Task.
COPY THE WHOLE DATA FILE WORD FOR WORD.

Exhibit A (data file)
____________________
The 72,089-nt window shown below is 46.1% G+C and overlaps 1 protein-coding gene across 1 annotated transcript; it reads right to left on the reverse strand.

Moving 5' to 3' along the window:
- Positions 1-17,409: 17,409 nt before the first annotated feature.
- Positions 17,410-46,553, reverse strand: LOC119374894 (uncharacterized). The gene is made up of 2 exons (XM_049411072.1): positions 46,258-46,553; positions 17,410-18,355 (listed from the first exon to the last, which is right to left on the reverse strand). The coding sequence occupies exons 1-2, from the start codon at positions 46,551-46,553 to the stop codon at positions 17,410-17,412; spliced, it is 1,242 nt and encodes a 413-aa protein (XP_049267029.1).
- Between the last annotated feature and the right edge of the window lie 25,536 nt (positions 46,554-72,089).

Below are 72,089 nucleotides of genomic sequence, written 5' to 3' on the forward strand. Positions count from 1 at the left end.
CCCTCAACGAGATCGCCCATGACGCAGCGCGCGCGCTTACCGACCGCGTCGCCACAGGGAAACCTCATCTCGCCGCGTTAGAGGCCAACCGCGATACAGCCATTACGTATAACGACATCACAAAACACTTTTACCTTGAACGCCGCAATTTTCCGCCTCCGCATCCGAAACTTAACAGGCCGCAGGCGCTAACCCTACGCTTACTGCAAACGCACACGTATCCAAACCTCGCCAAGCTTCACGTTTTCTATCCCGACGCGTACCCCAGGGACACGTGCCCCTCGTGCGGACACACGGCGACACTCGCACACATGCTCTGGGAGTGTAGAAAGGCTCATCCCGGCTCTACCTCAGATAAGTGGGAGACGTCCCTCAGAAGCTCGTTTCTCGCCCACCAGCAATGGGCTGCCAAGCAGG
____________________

The 72,089-nt window shown below is 46.1% G+C and overlaps 1 protein-coding gene across 1 annotated transcript; it reads right to left on the reverse strand.

Moving 5' to 3' along the window:
- Positions 1-17,409: 17,409 nt before the first annotated feature.
- Positions 17,410-46,553, reverse strand: LOC119374894 (uncharacterized). The gene is made up of 2 exons (XM_049411072.1): positions 46,258-46,553; positions 17,410-18,355 (listed from the first exon to the last, which is right to left on the reverse strand). The coding sequence occupies exons 1-2, from the start codon at positions 46,551-46,553 to the stop codon at positions 17,410-17,412; spliced, it is 1,242 nt and encodes a 413-aa protein (XP_049267029.1).
- Between the last annotated feature and the right edge of the window lie 25,536 nt (positions 46,554-72,089).

Below are 72,089 nucleotides of genomic sequence, written 5' to 3' on the forward strand. Positions count from 1 at the left end.
CCCTCAACGAGATCGCCCATGACGCAGCGCGCGCGCTTACCGACCGCGTCGCCACAGGGAAACCTCATCTCGCCGCGTTAGAGGCCAACCGCGATACAGCCATTACGTATAACGACATCACAAAACACTTTTACCTTGAACGCCGCAATTTTCCGCCTCCGCATCCGAAACTTAACAGGCCGCAGGCGCTAACCCTACGCTTACTGCAAACGCACACGTATCCAAACCTCGCCAAGCTTCACGTTTTCTATCCCGACGCGTACCCCAGGGACACGTGCCCCTCGTGCGGACACACGGCGACACTCGCACACATGCTCTGGGAGTGTAGAAAGGCTCATCCCGGCTCTACCTCAGATAAGTGGGAGACGTCCCTCAGAAGCTCGTTTCTCGCCCACCAGCAATGGGCTGCCAAGCAGG